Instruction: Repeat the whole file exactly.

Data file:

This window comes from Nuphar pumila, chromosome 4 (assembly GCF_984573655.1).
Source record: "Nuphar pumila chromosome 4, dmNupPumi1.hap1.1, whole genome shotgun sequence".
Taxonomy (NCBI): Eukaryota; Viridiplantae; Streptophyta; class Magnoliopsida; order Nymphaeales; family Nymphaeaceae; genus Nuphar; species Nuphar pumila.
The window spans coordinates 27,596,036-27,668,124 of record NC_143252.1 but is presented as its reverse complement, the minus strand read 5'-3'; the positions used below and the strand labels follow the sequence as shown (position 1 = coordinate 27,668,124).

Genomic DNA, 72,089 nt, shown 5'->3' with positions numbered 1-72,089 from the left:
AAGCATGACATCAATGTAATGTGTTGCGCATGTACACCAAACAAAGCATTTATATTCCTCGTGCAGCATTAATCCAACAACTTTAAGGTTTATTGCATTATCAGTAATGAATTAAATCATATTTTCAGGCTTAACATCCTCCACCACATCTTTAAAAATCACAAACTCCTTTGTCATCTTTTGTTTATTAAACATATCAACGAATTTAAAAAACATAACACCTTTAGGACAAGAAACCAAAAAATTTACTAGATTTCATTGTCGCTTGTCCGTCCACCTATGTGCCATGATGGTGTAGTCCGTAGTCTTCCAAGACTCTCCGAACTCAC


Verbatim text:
This window comes from Nuphar pumila, chromosome 4 (assembly GCF_984573655.1).
Source record: "Nuphar pumila chromosome 4, dmNupPumi1.hap1.1, whole genome shotgun sequence".
Taxonomy (NCBI): Eukaryota; Viridiplantae; Streptophyta; class Magnoliopsida; order Nymphaeales; family Nymphaeaceae; genus Nuphar; species Nuphar pumila.
The window spans coordinates 27,596,036-27,668,124 of record NC_143252.1 but is presented as its reverse complement, the minus strand read 5'-3'; the positions used below and the strand labels follow the sequence as shown (position 1 = coordinate 27,668,124).

Genomic DNA, 72,089 nt, shown 5'->3' with positions numbered 1-72,089 from the left:
AAGCATGACATCAATGTAATGTGTTGCGCATGTACACCAAACAAAGCATTTATATTCCTCGTGCAGCATTAATCCAACAACTTTAAGGTTTATTGCATTATCAGTAATGAATTAAATCATATTTTCAGGCTTAACATCCTCCACCACATCTTTAAAAATCACAAACTCCTTTGTCATCTTTTGTTTATTAAACATATCAACGAATTTAAAAAACATAACACCTTTAGGACAAGAAACCAAAAAATTTACTAGATTTCATTGTCGCTTGTCCGTCCACCTATGTGCCATGATGGTGTAGTCCGTAGTCTTCCAAGACTCTCCGAACTCAC